Lana Del Rey’s preview of her 30-minute long short film Tropico was directed by Anthony Mandler and produced by Rick Rubin. The California-based songstress Lana Del Rey is featured in her Body Electric single with albino model Shaun Ross.
In the preview, Del Rey and Ross are seen to be dressed in leaves similar to Adam and Eve in Paradise. The short film is an ode to the stories from the Bible, predominantly the tale of sin and redemption, where the entire setting is one that reflects to the Garden of Eden, complete with a snake, with Del Rey herself eating the poisoned apple. The video also features cameos of Jesus, Marilyn Monroe, John Wayne and Elvis Presley and more.
“I really just wanted us all to be together so I could try and visually close out my chapter before I release the new record, Ultraviolence,” says Del Rey on the release of the short film.
Lana Del Rey Reinvents Sin and Redemption in Short Film Tropico
1. Music-inspired Short Films - The release of Lana Del Rey's short film Tropico showcases the trend of musicians expanding their artistic expression through visually stunning narratives.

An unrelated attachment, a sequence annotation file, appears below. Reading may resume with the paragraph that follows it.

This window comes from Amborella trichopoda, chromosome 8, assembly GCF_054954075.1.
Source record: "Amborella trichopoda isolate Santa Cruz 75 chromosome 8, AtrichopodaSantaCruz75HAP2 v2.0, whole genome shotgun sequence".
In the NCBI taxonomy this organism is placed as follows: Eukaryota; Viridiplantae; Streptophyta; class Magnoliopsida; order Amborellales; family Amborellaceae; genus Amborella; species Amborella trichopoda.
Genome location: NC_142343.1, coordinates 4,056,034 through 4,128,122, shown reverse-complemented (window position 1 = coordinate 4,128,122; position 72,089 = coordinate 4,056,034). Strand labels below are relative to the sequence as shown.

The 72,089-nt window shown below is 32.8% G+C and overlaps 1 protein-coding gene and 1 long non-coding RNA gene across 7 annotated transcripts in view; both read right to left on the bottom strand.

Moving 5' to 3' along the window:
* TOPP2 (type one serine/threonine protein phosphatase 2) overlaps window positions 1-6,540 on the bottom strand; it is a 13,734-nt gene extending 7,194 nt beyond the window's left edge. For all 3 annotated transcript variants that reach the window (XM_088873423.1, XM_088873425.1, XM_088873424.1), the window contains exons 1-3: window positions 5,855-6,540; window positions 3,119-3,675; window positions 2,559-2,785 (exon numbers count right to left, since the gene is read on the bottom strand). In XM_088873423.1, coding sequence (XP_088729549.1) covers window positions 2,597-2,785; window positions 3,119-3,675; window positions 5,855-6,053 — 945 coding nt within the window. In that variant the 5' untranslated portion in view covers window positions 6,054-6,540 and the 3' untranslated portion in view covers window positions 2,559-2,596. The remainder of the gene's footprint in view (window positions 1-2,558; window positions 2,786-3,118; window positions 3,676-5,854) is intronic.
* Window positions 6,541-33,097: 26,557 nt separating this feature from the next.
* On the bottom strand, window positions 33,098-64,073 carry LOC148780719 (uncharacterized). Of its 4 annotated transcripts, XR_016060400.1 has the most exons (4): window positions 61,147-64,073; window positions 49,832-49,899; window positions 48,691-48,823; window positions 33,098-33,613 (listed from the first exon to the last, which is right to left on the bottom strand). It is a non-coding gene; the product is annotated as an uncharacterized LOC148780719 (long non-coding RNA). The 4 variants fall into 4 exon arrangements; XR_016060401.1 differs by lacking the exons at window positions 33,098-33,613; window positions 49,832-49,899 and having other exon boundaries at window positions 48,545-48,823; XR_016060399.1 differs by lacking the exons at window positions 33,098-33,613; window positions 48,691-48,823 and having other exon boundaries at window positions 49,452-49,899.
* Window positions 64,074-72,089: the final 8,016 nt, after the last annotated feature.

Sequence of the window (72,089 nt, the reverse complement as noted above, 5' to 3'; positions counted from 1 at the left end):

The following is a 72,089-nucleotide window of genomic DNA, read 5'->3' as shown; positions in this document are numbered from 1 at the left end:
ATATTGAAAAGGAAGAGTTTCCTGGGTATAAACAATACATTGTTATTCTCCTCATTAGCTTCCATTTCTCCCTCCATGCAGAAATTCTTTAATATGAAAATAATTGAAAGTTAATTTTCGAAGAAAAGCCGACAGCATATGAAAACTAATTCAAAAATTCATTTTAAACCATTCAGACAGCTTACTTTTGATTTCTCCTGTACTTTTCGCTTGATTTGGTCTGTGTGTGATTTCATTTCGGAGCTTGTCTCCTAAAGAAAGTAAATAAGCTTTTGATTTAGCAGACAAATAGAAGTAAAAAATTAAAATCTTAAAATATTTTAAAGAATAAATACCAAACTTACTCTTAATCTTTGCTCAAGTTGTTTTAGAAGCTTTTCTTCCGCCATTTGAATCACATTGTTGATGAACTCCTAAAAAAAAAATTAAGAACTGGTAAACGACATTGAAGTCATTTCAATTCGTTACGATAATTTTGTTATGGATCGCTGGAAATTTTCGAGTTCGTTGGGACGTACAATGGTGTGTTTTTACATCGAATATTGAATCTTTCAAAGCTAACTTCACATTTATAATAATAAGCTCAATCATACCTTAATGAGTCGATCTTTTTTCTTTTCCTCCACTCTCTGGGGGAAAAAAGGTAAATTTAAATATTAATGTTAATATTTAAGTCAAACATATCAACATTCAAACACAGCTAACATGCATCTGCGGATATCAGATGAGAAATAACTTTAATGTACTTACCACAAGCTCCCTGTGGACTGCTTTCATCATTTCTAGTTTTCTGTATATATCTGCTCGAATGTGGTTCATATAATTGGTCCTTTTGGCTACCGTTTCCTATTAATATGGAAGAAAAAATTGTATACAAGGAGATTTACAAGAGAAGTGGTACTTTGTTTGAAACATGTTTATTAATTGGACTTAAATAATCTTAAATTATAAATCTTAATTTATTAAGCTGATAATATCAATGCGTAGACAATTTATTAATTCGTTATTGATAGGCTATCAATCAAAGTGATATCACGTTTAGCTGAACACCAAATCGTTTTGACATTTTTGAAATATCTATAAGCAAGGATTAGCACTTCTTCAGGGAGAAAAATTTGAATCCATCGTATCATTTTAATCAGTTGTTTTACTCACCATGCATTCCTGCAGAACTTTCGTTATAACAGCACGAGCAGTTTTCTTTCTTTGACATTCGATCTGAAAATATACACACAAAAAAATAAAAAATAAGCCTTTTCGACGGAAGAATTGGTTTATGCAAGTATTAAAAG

2. Biblical Imagery in Media - The presence of Biblical symbolism in Tropico highlights the trend of incorporating religious elements into contemporary artistic works.
3. Celebrity Cameos in Music Videos - Tropico's inclusion of famous figures like Jesus, Marilyn Monroe, and Elvis Presley exemplifies the trend of featuring celebrity cameos in music videos for added intrigue and cultural resonance.
1. Music Industry - The success of visually captivating short films like Tropico suggests new opportunities for musicians to engage audiences through multi-dimensional storytelling and audio-visual experiences.
2. Film Industry - The rise in popularity of artistically ambitious music-related short films opens up avenues for collaboration between musicians and filmmakers to create unique and immersive cinematic experiences.
3. Art and Entertainment Industry - The incorporation of religious themes and celebrities in music videos, as seen in Tropico, presents disruptive innovation opportunities for artists and entertainers to explore unconventional narratives and evoke powerful emotions in their work.